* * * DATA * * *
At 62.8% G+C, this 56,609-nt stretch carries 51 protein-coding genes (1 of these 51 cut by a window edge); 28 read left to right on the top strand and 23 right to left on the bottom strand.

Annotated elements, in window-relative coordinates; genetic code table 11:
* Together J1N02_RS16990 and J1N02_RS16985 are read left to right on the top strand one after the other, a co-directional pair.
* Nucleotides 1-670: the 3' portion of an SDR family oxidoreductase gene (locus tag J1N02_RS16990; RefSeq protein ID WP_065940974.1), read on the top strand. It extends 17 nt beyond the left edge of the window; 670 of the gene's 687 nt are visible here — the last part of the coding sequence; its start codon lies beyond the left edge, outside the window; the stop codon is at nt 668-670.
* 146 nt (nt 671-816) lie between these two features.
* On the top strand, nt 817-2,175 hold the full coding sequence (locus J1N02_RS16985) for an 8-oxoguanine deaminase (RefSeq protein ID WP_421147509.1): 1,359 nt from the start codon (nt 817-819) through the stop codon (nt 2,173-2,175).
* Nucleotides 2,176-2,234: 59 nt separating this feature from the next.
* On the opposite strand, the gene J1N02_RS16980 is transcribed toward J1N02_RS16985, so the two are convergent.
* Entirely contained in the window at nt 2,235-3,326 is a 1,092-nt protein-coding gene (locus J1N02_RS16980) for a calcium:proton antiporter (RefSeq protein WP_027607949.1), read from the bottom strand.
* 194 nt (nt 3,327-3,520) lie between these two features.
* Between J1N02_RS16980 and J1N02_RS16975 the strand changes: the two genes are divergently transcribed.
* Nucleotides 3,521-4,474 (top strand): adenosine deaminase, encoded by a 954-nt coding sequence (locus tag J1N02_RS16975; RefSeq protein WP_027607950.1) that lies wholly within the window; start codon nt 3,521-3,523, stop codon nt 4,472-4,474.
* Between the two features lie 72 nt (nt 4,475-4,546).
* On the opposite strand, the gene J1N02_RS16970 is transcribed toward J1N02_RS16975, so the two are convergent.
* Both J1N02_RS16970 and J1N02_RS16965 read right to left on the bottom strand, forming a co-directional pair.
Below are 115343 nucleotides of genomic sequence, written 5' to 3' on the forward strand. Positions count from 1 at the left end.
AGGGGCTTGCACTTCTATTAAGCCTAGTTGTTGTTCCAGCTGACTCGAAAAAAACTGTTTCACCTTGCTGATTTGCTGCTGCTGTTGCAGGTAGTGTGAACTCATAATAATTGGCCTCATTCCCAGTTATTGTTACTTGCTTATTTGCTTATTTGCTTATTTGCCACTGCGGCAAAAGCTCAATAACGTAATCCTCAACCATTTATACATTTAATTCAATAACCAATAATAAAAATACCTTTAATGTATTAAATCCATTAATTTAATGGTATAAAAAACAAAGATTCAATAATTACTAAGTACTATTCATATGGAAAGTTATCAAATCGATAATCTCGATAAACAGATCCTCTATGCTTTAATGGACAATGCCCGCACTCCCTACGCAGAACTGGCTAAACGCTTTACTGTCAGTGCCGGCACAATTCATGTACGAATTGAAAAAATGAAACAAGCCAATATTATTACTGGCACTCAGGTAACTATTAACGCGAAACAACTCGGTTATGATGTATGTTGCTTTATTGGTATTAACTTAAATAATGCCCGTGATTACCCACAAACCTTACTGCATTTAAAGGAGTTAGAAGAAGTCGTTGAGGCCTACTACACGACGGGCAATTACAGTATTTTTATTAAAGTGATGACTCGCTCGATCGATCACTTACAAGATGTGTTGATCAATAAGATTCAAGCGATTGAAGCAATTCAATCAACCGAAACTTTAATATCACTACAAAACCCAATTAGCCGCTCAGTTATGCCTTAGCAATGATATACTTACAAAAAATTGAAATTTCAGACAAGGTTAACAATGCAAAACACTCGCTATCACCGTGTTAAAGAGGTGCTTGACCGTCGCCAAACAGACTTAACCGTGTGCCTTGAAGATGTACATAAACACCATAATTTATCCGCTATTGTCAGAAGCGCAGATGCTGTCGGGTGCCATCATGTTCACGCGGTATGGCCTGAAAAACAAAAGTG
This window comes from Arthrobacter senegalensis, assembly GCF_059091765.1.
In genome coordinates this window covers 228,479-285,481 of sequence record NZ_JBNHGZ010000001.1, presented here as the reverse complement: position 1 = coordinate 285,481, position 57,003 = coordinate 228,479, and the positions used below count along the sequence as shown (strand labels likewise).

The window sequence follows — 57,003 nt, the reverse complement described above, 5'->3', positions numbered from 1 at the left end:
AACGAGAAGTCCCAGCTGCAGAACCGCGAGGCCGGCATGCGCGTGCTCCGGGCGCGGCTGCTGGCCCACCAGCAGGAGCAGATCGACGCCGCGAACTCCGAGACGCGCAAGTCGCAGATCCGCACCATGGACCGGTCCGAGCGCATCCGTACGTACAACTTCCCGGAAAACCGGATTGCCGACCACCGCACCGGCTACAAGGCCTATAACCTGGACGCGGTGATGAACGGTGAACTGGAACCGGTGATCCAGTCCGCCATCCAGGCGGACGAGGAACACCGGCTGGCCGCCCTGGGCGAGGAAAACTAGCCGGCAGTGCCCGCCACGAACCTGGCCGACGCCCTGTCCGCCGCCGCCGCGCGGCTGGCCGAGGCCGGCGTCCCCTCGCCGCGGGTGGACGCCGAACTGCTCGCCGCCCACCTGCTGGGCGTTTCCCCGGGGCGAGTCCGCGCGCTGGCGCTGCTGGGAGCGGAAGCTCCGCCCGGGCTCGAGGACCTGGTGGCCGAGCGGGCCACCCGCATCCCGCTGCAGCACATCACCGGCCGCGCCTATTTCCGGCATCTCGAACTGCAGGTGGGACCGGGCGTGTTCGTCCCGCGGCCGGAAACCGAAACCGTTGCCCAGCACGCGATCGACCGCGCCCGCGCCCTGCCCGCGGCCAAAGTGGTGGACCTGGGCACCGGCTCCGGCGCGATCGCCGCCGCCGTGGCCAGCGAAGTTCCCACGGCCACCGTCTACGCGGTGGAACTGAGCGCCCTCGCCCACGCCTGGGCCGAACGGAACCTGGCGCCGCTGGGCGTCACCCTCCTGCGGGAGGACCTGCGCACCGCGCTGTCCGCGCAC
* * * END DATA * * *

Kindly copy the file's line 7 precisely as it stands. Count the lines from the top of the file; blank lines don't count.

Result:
* Nucleotides 2,176-2,234: 59 nt separating this feature from the next.